The Kispiox Gospel Mountain Music Festival is a faith-based event held at the Gospel Chapel Grounds in New Hazelton. Activities include musical performances, prayer, children’s games, a silent auction, campfire songs and free breakfasts on both Saturday and Sunday. Festival attendees usually stay in nearby lodges, motels and campsites. Admission is by donation. For more information visit

July 11-13
Atlin Arts & Music Festival, Atlin
This Atlin Festival showcases an exciting medley of Canadian musicians, filmmakers, documentarians, performance artists, comedians, storytellers, visuals artists and poets. The genre of musical performances this year will range from ska, blues, bluegrass and rock to roots and Celtic. Other attractions include kids’ activities, food, craft and art vendors, and workshops. This festival attracts a big crowd for the tiny community of Atlin. Free camping is available directly next to the festival grounds. For more info visit

July 17-20
34th Annual Billy Barker Days, Quesnel
Though Billy Barker Days entails much more than music including parades, fairs, pie-eating contests, barn dances, beauty pageants, mud bogs and more, live entertainment plays non-stop throughout the entire weekend in LeBourdais Park. Headliners perform Friday and Saturday nights. Festival-goers stay at local accommodations including hotels and campgrounds, and most events are free. For more information visit

July 18-19
Music and Friends, Kitamaat Village
This two-day festival aims to encourage music and art, especially among youth. The event, which takes places on the shore of the Pacific Ocean, initially began with the purpose of raising money for an elders’ care facility in Kitamaat Village. Musical performers range from rock to country, folk, jazz, blues and contemporary. Music and Friends drew a crowd of almost 1,800 last year and there’s no sign of the event slowing down. Festival-goers stay at nearby accommodation and campsites. For information visit

July 18-20
8th Annual Cottonwood Music Festival, Fort St. James
This festival features bluegrass, old-time country, classic rock, Celtic, Metis and folk musicians from throughout the province. It takes place in Cottonwood Park on the edge of Stuart Lake. Food vendors and paid camping are available on-site, and tickets can be purchased at the gate. For more info visit

July 25-27
14th Annual Kispiox Valley Music Festival
The Kispiox Valley Music Festival stretches along the banks of the Kispiox River and features food, arts and crafts vendors, workshops, and a variety of musical guests that include country, folk, bluegrass, rock, blues, jazz, roots, reggae and soul. About 2,000 people attend this lively, family-oriented festival each year. Paid onsite camping is available, and tickets are for sale at the gate. For more information visit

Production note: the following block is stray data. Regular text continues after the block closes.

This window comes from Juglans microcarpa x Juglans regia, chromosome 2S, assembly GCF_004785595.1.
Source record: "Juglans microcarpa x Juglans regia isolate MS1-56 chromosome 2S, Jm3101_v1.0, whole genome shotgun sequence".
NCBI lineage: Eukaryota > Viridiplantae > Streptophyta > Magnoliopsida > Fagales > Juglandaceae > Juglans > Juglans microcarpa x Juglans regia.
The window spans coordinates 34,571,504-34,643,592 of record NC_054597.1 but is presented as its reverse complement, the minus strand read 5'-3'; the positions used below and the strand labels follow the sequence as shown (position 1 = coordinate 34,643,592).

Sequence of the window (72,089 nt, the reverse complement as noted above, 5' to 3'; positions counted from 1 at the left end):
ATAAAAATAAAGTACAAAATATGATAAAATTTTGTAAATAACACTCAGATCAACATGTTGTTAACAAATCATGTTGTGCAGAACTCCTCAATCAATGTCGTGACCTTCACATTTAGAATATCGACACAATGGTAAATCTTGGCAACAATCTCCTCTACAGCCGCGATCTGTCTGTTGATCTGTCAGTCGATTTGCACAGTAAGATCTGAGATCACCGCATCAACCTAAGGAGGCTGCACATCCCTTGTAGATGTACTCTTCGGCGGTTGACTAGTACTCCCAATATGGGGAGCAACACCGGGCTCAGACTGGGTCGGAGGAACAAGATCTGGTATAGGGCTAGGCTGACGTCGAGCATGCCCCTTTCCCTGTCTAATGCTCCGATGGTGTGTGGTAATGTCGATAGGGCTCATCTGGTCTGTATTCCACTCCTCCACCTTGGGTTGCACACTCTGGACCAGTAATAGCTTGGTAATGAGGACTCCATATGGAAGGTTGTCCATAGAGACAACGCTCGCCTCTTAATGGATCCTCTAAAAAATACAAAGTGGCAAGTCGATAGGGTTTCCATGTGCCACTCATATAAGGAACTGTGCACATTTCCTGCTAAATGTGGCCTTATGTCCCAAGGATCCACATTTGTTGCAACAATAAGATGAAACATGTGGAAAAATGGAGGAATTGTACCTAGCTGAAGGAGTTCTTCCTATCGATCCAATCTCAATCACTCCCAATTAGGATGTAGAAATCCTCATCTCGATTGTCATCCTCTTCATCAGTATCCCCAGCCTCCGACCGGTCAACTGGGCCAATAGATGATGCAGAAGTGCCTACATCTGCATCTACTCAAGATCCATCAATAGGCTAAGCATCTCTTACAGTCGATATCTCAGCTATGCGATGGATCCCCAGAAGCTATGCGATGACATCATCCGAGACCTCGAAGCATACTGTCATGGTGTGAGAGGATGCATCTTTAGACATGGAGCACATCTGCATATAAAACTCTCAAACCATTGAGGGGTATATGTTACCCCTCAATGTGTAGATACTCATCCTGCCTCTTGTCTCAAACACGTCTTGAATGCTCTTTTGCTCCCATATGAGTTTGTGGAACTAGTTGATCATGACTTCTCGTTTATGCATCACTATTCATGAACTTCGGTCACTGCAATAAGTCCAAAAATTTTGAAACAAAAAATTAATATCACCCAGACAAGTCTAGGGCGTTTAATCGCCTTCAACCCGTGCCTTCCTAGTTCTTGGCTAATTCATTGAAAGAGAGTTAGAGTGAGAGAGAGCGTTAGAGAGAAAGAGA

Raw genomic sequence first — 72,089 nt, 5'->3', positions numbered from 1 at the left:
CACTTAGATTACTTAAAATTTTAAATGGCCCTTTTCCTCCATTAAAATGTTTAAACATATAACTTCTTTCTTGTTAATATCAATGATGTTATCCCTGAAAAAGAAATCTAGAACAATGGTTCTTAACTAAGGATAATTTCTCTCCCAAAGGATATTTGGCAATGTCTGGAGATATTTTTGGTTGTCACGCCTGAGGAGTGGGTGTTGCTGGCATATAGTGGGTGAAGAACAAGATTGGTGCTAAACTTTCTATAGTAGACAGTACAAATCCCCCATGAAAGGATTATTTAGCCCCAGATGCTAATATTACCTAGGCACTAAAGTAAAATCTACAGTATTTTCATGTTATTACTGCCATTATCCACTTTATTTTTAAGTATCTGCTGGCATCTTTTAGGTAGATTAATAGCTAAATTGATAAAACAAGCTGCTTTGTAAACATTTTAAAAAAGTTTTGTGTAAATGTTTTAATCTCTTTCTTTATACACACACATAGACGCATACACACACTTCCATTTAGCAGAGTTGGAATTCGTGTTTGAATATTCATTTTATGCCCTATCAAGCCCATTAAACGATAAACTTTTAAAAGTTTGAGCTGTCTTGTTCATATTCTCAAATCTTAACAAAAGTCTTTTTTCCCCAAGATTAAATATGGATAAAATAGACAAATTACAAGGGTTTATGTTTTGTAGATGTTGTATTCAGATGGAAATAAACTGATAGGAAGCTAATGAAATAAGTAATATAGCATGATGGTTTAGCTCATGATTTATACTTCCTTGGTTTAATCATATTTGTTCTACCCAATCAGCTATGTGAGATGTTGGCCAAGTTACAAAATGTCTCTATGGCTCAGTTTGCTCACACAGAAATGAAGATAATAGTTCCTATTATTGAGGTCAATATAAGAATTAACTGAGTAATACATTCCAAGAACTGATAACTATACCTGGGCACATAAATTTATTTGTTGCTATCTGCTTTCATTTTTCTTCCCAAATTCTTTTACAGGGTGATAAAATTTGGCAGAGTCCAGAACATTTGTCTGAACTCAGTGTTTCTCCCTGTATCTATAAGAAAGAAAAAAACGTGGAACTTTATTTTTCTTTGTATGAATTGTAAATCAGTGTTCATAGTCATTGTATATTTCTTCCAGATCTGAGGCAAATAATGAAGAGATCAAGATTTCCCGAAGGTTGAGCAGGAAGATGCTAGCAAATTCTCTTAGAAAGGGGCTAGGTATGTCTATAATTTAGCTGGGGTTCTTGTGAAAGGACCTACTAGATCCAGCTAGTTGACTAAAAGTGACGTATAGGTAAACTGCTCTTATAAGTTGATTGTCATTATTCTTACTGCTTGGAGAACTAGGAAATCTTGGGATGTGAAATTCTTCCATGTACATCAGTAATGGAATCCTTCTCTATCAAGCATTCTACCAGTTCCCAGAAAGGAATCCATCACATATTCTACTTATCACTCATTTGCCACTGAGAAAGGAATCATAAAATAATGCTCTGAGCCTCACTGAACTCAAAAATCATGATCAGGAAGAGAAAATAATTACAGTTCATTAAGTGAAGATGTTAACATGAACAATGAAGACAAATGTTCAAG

August 2-3
Grizzfest, Tumbler Ridge
Always held on the August long weekend—rain, shine or snow—Grizfest is a family-oriented event that hosts musical performances, food and craft vendors, a parade, a horseshoe tournament, face painting and children’s games. A battle of the bands also takes place on the Friday before the festival begins. For information visit or call 250.242.4246.

August 1-4
5th Annual ArtsWells Festival, Wells/Barkerville
This festival features free workshops, kids’ activities and over 50 musical acts ranging from folk, jazz, country, funk and hip-hop to electronic and roots. Other attractions include juggling, spoken word, puppetry, stilt-walking and dance. ArtsWells claims to be BC’s largest and best new indie arts festival. For tickets call 1.800.442.2787 or email For more information (and a beautiful melody!) visit

August 8-10
Edge of the World Music Festival, Tlell
World beat, roots, rock, country, gospel, hip-hop and blues are just some of the types of music that will rock your world at the Edge of the World Music Festival at the Tlell Fairgrounds on the Queen Charlotte Islands. Food, clothing and craft vendors will also be onsite. It might take a little bit longer for Mainlanders to get to this party, but it’s worth it. No camping is available at the fairgrounds but two campsites, including one across the street and another a 10-minute drive away, are nearby. For more information visit or call 637.2312.

Aug 8-10
Terrace Riverside Music Festival, Terrace
After taking some time off, the Terrace Riverside Music Festival is back and now hosted by the Metis. This year’s line-up will include a range of artists performing fiddling and jigging, country, bluegrass and gospel at Har-Lee’s Place, just 14 kilometres north of Terrace. Camping and concessions are available on site. For more info and tickets, call Rene Lucier at 250.635.2357 or email And if you are planning on coming to Terrace for this festival, it’s worth coming a few days earlier to check out the city’s largest celebration of the year, Riverboat Days. This event takes place between Aug. 1 and 10, and hosts a number of activities including musical performances. For more information visit